Malcolm Gladwell‘s phenomenal book, The Tipping Point. Having encountered the phrase “tipping point” in many magazine, news and blog articles as it had become a by-word among writers, economists and analysts, I thought I’d better buy the book to better understand the subject. I made the right decision. I have finally found time to make a short review of
Gladwell’s work is a gem. It explains how trends and phenomena happen, the processes and people involved, and how small changes can influence large sections of societies. It reaffirms the idea that humans are profoundly social animals that affect, and are affected by, their immediate environments.
Tipping Point is when “an idea, trend or social behavior crosses a threshold, tips, and spreads like wildfire” among societies. A social phenomenon has three dimensions, namely, people, stickiness and context.
There are three kinds of people that start off trends: (1) connectors whose vast expanse of personal connections cover an assortment of social, professional and cultural groups, embodying the adage, “It’s not what you know but who you know”; (2) mavens are basically your know-it-alls who collect knowledge and information about products, services and whatever strikes their fancy; (3) salesmen are those who are gifted with the power of persuasion. All these three have the ability to “click” with nearly anyone who happens by their orbits.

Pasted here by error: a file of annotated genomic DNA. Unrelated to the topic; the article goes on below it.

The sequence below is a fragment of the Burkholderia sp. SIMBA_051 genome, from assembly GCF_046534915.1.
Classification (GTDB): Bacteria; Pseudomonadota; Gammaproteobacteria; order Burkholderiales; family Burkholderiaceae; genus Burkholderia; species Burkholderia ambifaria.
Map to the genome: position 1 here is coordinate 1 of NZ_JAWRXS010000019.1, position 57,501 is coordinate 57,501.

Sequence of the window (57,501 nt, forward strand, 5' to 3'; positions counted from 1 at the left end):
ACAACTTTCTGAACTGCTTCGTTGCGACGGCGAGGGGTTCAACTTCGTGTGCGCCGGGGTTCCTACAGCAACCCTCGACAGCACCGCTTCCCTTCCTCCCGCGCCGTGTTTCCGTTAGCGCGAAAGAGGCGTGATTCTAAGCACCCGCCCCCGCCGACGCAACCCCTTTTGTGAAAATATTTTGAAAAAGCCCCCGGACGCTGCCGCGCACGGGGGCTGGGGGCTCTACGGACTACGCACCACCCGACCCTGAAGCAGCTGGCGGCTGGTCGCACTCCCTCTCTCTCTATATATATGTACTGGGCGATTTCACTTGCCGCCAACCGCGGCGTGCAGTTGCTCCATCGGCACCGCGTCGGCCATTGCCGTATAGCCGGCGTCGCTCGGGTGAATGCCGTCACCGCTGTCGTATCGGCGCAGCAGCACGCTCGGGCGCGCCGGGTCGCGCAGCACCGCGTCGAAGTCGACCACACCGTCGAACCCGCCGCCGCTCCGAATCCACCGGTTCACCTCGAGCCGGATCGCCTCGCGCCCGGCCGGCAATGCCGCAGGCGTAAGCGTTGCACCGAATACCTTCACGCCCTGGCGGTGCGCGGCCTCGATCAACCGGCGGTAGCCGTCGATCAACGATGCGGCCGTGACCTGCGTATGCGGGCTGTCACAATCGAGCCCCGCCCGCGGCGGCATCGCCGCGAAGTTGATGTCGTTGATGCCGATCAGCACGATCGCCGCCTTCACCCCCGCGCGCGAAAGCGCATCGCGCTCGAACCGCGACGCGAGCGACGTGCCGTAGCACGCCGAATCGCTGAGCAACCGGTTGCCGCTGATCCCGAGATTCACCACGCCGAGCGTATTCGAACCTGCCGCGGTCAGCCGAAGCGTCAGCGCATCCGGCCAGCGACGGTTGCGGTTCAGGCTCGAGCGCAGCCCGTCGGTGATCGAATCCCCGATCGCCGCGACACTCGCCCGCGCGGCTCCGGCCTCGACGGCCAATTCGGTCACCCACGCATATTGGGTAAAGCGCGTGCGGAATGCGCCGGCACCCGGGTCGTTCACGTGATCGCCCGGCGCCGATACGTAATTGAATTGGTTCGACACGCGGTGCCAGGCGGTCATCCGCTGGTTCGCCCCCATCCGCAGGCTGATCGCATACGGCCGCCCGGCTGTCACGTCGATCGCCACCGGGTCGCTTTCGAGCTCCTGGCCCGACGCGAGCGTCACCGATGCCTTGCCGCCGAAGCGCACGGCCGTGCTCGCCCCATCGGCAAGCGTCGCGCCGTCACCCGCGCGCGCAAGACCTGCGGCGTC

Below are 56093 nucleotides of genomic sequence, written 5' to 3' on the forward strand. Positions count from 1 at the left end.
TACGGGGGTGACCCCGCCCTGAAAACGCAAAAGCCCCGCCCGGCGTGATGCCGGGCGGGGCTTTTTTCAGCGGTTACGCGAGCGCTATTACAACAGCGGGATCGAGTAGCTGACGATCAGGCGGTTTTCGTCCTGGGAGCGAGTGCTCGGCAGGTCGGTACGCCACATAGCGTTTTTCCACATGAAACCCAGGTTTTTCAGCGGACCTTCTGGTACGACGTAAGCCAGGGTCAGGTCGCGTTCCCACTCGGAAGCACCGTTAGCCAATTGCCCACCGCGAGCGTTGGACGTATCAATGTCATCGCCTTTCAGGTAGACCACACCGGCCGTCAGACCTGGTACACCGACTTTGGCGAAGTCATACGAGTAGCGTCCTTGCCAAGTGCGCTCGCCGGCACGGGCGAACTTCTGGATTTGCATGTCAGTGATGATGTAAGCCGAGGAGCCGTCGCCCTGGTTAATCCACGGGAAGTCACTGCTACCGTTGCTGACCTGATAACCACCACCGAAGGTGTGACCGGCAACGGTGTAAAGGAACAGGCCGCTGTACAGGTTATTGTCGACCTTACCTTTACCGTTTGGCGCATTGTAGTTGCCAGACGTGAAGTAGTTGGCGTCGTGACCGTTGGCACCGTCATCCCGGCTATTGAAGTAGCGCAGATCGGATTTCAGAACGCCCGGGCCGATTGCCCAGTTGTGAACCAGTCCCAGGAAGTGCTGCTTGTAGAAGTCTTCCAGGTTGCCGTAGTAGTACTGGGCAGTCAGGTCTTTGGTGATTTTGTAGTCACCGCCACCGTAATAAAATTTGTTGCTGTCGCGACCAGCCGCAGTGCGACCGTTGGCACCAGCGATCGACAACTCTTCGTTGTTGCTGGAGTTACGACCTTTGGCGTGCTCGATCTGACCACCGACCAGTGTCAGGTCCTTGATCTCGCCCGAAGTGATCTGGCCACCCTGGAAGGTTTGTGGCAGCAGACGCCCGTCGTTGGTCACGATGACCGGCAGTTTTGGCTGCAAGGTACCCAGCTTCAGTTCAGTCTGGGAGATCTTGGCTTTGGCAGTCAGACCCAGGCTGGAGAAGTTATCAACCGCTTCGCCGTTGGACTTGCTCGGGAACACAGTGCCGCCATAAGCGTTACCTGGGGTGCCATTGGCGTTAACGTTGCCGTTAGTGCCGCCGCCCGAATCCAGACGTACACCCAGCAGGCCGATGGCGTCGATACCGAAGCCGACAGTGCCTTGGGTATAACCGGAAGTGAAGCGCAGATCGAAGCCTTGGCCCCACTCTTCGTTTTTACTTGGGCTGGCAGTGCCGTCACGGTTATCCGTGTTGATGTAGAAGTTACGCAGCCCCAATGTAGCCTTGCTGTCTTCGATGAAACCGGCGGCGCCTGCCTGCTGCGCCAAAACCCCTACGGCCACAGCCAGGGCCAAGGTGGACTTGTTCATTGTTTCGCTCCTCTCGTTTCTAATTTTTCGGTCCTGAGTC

Stickiness, the second dimension, refers to the power of a message to remain with an intended receiver. It not only catches one’s attention, it stays in the mind of the message’s recipient. Stickiness is that little detail that sets the difference between a message’s acceptability and its tendency to be disregarded.
Context is an important factor in tipping point, in that people’s actions and decisions do not happen in a vacuum. Environment not only refers to the physical surroundings but also the actions of others. Epidemics are built upon recurring social issues in the times and places in which such happen. And while there are those who trailblaze, much of humanity still find comfort in acquiescence. Moreover, people’s decisions are often affected by the quality and quantity of the groups to which they belong. The rule of 150 suggests that groups under the size of 150 persons are more effective; beyond 150, personal bonds and lines of communication among members start to deteriorate.
In the end, the tipping point is about that slight change, the small detail, that sets an idea, behavior or product towards wider social acceptance. And the trick lies in finding it.